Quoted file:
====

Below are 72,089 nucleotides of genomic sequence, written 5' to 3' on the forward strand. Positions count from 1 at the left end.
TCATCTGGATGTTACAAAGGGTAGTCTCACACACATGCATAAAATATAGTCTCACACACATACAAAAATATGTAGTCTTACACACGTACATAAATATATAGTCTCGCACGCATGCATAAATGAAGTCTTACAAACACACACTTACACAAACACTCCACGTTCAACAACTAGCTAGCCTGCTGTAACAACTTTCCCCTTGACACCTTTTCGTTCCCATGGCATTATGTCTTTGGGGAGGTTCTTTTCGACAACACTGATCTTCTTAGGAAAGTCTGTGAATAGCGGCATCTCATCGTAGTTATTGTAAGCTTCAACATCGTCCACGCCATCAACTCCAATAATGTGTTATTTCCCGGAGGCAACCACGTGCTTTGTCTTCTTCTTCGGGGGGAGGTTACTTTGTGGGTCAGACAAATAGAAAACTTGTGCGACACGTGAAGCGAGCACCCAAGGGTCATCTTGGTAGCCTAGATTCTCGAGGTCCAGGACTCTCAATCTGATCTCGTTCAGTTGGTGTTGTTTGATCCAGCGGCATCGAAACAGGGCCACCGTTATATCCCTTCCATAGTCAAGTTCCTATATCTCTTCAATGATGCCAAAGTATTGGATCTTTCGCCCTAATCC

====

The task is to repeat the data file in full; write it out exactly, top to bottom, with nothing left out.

Below are 72,089 nucleotides of genomic sequence, written 5' to 3' on the forward strand. Positions count from 1 at the left end.
TCATCTGGATGTTACAAAGGGTAGTCTCACACACATGCATAAAATATAGTCTCACACACATACAAAAATATGTAGTCTTACACACGTACATAAATATATAGTCTCGCACGCATGCATAAATGAAGTCTTACAAACACACACTTACACAAACACTCCACGTTCAACAACTAGCTAGCCTGCTGTAACAACTTTCCCCTTGACACCTTTTCGTTCCCATGGCATTATGTCTTTGGGGAGGTTCTTTTCGACAACACTGATCTTCTTAGGAAAGTCTGTGAATAGCGGCATCTCATCGTAGTTATTGTAAGCTTCAACATCGTCCACGCCATCAACTCCAATAATGTGTTATTTCCCGGAGGCAACCACGTGCTTTGTCTTCTTCTTCGGGGGGAGGTTACTTTGTGGGTCAGACAAATAGAAAACTTGTGCGACACGTGAAGCGAGCACCCAAGGGTCATCTTGGTAGCCTAGATTCTCGAGGTCCAGGACTCTCAATCTGATCTCGTTCAGTTGGTGTTGTTTGATCCAGCGGCATCGAAACAGGGCCACCGTTATATCCCTTCCATAGTCAAGTTCCTATATCTCTTCAATGATGCCAAAGTATTGGATCTTTCGCCCTAATCC